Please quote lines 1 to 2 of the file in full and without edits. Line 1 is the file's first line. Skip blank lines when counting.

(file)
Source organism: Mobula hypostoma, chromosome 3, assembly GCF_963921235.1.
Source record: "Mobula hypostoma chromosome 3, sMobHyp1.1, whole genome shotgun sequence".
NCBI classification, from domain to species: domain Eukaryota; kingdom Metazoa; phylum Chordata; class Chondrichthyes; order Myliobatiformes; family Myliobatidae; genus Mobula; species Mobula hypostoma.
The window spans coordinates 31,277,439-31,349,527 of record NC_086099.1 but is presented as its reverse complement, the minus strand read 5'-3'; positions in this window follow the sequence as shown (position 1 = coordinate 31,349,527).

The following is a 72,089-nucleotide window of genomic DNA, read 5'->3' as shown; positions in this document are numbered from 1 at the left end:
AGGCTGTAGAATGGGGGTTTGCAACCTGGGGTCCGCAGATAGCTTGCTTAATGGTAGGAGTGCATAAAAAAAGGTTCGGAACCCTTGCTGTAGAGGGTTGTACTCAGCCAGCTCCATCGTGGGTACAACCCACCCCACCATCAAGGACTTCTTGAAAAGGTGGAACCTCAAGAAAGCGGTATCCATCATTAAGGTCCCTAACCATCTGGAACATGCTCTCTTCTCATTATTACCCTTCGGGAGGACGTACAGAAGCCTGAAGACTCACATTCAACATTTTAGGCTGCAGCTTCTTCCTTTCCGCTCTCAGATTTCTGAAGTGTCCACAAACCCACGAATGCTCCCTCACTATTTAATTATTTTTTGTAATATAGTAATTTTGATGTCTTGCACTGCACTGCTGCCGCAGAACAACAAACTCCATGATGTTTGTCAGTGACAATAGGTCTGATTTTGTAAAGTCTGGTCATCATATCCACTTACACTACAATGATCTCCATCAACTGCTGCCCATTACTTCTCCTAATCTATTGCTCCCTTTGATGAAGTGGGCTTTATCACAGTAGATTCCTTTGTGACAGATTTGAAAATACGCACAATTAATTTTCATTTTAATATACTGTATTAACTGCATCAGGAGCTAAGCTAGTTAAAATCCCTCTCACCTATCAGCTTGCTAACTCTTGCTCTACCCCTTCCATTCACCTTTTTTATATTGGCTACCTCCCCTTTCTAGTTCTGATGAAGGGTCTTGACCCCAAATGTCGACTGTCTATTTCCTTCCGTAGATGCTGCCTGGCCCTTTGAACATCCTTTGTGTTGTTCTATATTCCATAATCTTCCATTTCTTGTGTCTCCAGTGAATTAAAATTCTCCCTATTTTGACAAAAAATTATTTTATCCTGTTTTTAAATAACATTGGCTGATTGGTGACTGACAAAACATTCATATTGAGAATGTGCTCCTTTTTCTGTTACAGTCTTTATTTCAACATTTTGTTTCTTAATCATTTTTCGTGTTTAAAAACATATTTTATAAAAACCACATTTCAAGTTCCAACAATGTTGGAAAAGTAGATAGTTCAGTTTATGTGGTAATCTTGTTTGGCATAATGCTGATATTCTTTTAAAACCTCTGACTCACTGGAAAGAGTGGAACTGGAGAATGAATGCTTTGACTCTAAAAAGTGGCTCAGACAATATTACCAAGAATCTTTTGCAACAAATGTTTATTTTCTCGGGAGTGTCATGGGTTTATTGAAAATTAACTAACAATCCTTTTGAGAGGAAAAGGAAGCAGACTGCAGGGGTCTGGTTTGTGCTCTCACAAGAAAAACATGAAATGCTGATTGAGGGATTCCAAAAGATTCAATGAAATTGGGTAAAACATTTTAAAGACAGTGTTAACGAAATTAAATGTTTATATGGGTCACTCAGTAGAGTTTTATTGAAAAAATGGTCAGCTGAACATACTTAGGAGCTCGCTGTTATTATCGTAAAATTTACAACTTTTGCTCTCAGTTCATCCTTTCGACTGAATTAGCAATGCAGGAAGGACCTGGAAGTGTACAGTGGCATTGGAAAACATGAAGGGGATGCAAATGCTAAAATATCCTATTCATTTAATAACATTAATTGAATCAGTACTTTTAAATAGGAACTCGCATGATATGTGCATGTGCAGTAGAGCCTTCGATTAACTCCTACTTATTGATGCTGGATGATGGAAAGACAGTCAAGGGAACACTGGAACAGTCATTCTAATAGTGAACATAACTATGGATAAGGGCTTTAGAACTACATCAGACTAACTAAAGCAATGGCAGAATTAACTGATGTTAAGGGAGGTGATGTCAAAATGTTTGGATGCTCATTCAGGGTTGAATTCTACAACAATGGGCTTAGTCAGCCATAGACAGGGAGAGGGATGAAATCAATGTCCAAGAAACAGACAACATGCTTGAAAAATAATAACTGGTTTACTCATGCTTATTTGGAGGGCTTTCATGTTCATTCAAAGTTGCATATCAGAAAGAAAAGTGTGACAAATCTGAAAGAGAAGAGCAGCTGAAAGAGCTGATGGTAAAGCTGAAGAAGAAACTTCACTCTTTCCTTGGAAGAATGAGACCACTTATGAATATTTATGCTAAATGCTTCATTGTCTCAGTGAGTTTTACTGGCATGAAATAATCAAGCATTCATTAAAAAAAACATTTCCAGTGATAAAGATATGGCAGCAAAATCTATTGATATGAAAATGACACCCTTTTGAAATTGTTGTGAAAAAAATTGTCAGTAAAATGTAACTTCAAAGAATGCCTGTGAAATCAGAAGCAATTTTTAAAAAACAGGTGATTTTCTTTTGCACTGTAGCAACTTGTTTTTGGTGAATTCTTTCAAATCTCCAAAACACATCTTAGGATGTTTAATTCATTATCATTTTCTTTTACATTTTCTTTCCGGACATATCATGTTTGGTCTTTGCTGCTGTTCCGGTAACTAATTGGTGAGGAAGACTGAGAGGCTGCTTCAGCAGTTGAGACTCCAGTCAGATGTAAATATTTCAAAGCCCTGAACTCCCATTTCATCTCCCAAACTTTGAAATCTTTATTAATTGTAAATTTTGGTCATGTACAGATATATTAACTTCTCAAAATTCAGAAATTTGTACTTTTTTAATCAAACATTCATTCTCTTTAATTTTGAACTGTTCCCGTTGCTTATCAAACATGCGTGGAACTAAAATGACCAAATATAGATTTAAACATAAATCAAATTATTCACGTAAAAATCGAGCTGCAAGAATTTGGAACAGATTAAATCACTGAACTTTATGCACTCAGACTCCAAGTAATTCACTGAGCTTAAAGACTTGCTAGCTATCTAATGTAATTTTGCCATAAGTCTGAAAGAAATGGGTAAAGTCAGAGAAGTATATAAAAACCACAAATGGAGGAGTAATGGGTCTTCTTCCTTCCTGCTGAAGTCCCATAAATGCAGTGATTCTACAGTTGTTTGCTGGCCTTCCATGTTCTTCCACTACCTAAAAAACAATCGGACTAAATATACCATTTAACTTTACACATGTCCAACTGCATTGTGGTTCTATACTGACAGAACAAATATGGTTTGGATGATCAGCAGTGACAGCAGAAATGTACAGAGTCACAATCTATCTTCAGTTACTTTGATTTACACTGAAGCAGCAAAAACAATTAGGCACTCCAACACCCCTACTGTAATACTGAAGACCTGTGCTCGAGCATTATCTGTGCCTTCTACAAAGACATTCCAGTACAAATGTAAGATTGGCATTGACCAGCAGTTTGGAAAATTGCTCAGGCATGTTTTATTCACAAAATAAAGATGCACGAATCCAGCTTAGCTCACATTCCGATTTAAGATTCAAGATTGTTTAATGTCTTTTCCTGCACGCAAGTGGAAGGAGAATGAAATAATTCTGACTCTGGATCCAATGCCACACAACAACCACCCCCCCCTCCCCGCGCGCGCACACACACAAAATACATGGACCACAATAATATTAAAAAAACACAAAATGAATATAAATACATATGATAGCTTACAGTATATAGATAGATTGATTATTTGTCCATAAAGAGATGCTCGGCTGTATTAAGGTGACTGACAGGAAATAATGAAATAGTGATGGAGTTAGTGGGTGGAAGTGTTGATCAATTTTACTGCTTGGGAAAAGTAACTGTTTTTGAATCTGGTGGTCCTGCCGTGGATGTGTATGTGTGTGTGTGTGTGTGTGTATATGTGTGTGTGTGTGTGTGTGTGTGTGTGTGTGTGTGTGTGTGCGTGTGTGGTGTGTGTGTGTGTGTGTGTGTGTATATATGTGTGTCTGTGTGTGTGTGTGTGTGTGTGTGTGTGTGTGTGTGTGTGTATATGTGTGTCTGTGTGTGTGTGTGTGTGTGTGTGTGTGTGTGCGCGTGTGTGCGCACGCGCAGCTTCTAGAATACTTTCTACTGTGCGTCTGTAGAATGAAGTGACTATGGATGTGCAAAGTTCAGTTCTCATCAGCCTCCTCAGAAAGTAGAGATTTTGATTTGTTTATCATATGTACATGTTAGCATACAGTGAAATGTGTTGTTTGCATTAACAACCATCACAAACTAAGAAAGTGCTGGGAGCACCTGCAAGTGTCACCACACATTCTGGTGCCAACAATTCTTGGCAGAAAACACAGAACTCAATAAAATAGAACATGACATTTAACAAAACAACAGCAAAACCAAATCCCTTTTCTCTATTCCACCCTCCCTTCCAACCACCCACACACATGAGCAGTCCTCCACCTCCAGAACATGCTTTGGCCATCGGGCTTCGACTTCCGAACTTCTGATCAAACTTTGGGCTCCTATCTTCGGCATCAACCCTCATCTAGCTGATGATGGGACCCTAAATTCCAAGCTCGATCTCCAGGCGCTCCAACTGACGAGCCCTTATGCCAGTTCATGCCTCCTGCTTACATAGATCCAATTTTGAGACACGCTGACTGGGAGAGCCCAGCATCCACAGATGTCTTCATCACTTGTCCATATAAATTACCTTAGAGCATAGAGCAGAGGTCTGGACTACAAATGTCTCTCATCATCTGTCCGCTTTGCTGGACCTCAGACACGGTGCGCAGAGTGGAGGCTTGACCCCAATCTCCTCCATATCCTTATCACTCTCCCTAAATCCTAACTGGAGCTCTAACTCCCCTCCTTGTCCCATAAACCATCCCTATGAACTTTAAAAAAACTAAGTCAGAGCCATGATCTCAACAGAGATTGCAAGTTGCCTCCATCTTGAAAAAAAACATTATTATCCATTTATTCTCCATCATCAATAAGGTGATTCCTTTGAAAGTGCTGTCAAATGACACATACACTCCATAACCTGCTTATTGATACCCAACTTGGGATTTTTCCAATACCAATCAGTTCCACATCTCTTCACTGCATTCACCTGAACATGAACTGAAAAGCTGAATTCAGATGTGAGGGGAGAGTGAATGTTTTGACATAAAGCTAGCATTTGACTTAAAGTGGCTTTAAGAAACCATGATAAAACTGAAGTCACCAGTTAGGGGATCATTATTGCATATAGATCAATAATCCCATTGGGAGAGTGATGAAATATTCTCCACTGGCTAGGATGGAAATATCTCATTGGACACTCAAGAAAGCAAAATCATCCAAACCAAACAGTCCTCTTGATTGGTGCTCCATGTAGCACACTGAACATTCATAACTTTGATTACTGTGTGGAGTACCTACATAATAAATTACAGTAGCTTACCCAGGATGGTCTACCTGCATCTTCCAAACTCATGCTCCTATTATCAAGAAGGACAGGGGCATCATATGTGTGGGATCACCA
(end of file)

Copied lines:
Source organism: Mobula hypostoma, chromosome 3, assembly GCF_963921235.1.
Source record: "Mobula hypostoma chromosome 3, sMobHyp1.1, whole genome shotgun sequence".